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Whistleblower Law Collaborative
Whistleblower Law Collaborative's posts

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Do defendants really want the government to stop paying all their claims just because there are allegations by a relator (not the government) of fraud? We don’t think so; if this happened, it would go in the category of “be careful what you wish for” and have the potential to wreak havoc with government contractors and programs.

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Signs that the lower courts have picked up on Escobar’s theme of indignation is good news for righteous whistleblowers, since they can convince courts to rule in their favor by an appeal to the overarching policy damaged by the fraud, as much as by digging into the regulations.

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"Bringing a case to the finish line in two years, from filing to settlement, is not easy and doesn't happen without aggressive and competent lawyering.
Too often False Claims Act cases take longer than they should. We greatly appreciate how well our client's case was handled by the U.S. Attorney's Office." 
The +Whistleblower Law Collaborative pleased to announce that the United States has settled a federal #FalseClaimsAct   case brought against MedNet Healthcare Technologies, Inc. ("MedNet") a subsidiary of BioTelemetry, Inc., by a #whistleblower client - #relator   - of Ms. Suzanne E. Durrell and Mr. Robert M. Thomas, Jr.

"We commend our client for coming forward. Whistleblowers are vitally important to the fight against health care fraud. Kickbacks are insidious and undermine the integrity of the Medicare Program by tainting a provider's medical judgment. Services provided to a patient should be based on his or her provider's independent medical judgment, not on which service or product will be more profitable to the doctor or hospital. Kickbacks have no place in Medicare."

#AntiKickback   #HealcareFrauds #QuiTam   #Medicare  
Link to the U.S. Attorney for the District of #NewJersey press release is below. You can learn more at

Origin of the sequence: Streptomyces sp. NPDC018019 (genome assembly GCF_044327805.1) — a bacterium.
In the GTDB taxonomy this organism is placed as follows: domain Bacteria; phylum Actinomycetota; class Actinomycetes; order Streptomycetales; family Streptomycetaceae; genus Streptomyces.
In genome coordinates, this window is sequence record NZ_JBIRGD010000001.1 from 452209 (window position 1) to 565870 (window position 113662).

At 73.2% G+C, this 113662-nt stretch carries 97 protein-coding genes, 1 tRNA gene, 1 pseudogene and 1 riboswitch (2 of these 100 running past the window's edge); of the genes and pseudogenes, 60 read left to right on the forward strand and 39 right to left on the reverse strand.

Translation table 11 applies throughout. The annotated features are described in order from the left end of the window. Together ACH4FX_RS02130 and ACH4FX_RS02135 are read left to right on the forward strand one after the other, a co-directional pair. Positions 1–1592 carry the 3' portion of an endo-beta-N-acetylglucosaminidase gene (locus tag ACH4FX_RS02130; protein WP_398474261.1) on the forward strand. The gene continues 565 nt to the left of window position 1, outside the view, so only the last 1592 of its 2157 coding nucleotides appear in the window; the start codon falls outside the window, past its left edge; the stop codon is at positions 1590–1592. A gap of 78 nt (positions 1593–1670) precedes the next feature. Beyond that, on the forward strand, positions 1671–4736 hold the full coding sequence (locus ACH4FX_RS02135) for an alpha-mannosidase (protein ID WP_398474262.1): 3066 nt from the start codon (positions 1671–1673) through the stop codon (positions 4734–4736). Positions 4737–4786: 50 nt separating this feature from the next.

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As a case study on corporate officers being excluded from the Medicare and Medicaid programs after pleading guilty under the “responsible corporate officer doctrine,” students were asked to read the 2010 Friedman case from the district court in D.C., in which Judge Huvelle upheld lengthy periods of exclusions for three high ranking officers of Purdue Pharmaceuticals, Inc. The Purdue settlement in 2007 was a blockbuster at the time: $634 million in civil damages and criminal fines, criminal pleas by a subsidiary and three corporate officers, tens of millions in personal fines against the officers, and a corporate integrity agreement imposed against the company. Why? Because the company irresponsibly (and criminally) marketed its highly addictive painkiller OxyContin as safe and non-addictive, and as a reliable substitute for other non-addictive painkillers.

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Happy Birthday to the False Claims Act! Since 1986, according to a Department of Justice tally, the retooled FCA has allowed the federal government to claw back $50 billion wrongfully billed to taxpayers, an astonishing haul that actually understates the law’s effect, because it omits both criminal penalties and the FCA’s deterrent effect.

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This month, the New York Times ran a detailed piece, showing the mundane and absurd lengths to which the super wealthy and their handlers will go to hide their assets from taxing authorities. It’s clearly sport to them.

It should not be seen as sport to the rest of us, who are left paying the bill...

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A memorable time was had by all at this year's ACLU Bill of Rights Dinner. The keynote speech delivered by Bryan Stevenson drew audible gasps at times from the audience and ended with an instant standing ovation. What Stevenson does in his book Just Mercy and in his speeches is make real the kinds of brutal injustices that for most of us are just abstractions.

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What these points make clear is that for whistleblowers, attitude and expectations are everything, and for the whistleblower attorney, managing those client expectations and attitudes are a very large part of the attorney-client relationship. If the whistleblower goes into the process with these guidelines in mind, with a certain que sera sera approach, the process goes infinitely better.

If an employee decides to become a False Claims Act whistleblower, he has a statutory obligation to turn over to the government (the real party in interest) everything he knows about the fraud. So he copies the key documents onto a thumb drive and turns it over to the feds, right?

Probably. But there are some important caveats.

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So here’s an easy one, that no one should have trouble swallowing: how about we close the easiest and stupidest opportunities for fraud? An example: Each year, we taxpayers lose somewhere between $5 to$10 billion on phony tax returns filed by identity theft fraudsters. At last count, there are over 650,000 phony returns filed each year. And we could stop it with one quick fix.
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